Sunday, September 16, 2012

CAGI Finalist #7

Genre: YA Fantasy with Paranormal elements

Word Count: 95,000


Seventeen year-old senior, Kyra Siefert races toward two goals - a full track scholarship to college and defending her state cross-country title. However, things change when Kyra is attacked while on a training run. Now trying to forget about the mugging becomes priority number-one. Until she falls for Aidan, the too-chivalrous-for-his-own-good guy who sits next to her in Calc.

Eighteen year-old Aidan MacGregor might be immortal, but he's not invincible. Grieving and guilt-ridden over the death of his twin almost two years ago, Aidan uses his expressive drawings as an escape. Until he falls for Kyra.  But since he's bound by a strict code of honor, Aidan can't tell her he descends from a Highland Clan of Celtic immortals, guardians of an ancient Masonic treasure trove.

In this Romeo & Juliet meets Highlander, Kyra becomes the pawn for one rogue immortal pursuing a sacred artifact protected by Aidan's clan, and another seeking to settle a centuries-old blood feud. Aidan must make an impossible choice: betray his family or protect the girl who's claimed his heart. But, Kyra's hiding a deadly secret that may cost her the boy she loves, unless she can trust him with more than just her heart.  

FORBIDDEN SECRETS weaves contemporary teenage life with the danger of forbidden love and the enchanting intrigue of Celtic legend. Complete at 95,000 words, this YA fantasy will appeal to fans of Melissa Marr's Wicked Lovely or Becca Fitzpatrick's Hush Hush series. FORBIDDEN SECRETS was a finalist in the 2011 Windy City RWA Chapter's Four Season Contest.

First 250:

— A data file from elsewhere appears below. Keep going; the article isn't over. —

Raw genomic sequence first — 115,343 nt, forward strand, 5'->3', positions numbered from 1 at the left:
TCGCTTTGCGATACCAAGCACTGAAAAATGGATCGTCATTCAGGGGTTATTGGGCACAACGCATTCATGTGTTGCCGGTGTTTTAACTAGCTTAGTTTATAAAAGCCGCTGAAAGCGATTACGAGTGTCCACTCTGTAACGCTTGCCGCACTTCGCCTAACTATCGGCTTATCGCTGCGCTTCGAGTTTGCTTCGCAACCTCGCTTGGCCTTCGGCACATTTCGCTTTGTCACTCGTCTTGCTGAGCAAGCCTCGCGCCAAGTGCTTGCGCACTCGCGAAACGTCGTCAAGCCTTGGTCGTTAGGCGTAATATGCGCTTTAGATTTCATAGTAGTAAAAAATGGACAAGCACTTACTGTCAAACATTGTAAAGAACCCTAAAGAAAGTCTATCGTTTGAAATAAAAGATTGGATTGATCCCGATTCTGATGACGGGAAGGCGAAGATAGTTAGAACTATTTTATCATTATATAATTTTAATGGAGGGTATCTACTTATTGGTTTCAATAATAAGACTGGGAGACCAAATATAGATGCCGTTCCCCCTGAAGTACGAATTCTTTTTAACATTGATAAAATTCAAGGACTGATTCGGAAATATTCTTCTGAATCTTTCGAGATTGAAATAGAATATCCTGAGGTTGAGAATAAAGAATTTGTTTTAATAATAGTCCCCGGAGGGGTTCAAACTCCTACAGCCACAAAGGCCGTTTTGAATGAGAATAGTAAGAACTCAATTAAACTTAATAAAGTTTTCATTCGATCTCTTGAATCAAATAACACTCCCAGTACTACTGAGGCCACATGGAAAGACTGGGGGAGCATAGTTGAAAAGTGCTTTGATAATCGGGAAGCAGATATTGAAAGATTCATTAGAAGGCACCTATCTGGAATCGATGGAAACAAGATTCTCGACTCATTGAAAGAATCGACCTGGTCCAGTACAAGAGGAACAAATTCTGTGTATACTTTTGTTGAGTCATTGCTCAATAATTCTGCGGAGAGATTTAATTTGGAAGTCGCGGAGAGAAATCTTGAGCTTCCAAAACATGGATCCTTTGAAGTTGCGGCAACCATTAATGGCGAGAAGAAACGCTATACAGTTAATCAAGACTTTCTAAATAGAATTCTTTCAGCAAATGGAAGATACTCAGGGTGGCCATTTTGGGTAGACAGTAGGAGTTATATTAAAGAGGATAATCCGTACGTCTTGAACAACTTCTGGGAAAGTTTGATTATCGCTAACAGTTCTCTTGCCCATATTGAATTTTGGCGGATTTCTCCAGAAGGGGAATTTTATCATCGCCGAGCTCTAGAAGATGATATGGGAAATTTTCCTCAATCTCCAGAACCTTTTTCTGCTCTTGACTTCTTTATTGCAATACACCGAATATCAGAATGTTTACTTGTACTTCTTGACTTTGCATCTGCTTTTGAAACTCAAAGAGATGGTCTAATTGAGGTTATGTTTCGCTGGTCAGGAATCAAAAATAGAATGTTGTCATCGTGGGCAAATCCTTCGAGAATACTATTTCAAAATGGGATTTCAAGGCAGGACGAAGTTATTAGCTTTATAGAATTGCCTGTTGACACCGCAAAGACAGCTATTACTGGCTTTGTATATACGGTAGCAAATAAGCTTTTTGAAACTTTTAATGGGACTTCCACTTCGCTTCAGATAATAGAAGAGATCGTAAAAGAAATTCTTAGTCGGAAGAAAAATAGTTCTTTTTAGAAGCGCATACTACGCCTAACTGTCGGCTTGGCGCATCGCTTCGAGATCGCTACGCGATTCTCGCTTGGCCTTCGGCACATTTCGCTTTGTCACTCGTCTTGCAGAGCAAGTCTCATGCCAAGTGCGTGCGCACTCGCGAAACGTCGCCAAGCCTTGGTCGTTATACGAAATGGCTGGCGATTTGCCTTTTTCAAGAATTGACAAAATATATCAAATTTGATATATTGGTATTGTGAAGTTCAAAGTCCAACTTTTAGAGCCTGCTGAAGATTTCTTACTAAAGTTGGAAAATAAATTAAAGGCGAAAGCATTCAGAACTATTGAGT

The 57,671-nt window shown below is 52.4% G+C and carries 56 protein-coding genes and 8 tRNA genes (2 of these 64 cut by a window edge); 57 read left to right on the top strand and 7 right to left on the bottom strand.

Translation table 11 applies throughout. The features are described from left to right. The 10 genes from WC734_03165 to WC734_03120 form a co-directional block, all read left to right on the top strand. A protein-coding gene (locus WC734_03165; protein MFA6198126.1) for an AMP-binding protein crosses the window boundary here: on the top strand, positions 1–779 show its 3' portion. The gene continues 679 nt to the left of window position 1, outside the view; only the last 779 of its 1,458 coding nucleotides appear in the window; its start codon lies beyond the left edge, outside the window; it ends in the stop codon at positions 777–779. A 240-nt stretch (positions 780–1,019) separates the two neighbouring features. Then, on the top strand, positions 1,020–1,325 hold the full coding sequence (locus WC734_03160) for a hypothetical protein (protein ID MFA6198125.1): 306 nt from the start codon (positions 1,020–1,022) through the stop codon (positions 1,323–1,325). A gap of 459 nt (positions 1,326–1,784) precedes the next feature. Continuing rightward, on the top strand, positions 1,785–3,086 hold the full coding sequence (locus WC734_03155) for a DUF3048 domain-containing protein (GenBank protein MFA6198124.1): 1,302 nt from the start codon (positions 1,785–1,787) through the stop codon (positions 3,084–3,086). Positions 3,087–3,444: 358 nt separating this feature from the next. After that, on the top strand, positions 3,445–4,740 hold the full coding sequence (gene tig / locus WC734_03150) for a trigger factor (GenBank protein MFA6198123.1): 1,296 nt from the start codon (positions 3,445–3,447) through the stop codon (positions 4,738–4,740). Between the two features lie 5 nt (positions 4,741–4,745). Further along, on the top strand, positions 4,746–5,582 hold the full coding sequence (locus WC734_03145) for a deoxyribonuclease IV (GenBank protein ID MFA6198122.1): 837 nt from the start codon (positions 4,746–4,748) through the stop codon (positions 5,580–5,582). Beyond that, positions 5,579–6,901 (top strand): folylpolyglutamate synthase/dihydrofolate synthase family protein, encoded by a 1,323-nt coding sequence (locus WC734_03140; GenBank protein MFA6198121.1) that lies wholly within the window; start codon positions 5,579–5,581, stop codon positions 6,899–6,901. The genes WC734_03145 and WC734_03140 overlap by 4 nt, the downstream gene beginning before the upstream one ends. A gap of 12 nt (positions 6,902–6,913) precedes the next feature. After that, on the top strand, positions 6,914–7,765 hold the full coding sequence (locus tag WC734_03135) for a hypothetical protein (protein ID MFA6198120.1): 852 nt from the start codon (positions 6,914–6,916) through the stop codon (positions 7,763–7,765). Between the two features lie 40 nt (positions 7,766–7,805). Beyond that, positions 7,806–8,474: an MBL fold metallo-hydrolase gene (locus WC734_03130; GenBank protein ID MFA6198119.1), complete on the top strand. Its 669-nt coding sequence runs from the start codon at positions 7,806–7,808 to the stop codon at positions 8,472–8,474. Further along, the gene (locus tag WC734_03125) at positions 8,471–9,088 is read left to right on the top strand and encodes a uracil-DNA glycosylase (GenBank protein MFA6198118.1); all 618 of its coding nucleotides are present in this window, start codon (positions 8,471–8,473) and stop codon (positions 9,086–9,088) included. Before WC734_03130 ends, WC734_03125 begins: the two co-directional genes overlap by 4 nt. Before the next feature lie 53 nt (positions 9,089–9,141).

I always failed at ordinary.

Ordinary wouldn't have weird, freaky, come-true dreams or a scar that ached when something god-awful was about to happen. Ordinary wouldn't have guilt hanging over her head like an anvil. And ordinary would've snuggled under the warmth of her down comforter, especially on a rain-soaked Sunday. Instead, I dashed down the hardwood stairs with iPod in hand, prepared to hammer through a six-mile run in under forty-two minutes.

Mom sat at the kitchen table, reddish-blonde curls sprouting in all directions. She squeezed her forehead, like trying to stave off a tension headache. Without looking away from the newspaper, she handed me my cell phone. "Sweetheart, do us both a favor. Humor your father with a response."

Dad's text read: Love the hills and they'll love you back. Before I'd finished reading his long distance pep talk, the phone chirped again.  Be one with the mud.

I chuckled.  "He must be really bored.”  

Mom pointed to the headline of the Sports section: WMSU Football: Coach Siefert Under Fire after 23-3 Loss.

I skimmed the article implying Dad’s contract wouldn’t be renewed next year.  

Tiptoeing around his potentially foul mood, I tapped out a quick reply: Got it Dad. Have a safe flight. Love your mud-loving, puddle-jumping machine.

As I tightened my ponytail, pins and needles prickled the two-inch scar between my thumb and wrist. Dr. Gruen said scar tissue after my surgery caused arthritis; but I'd connected the dots - my scar only hurt when something dreadful loomed on the horizon.

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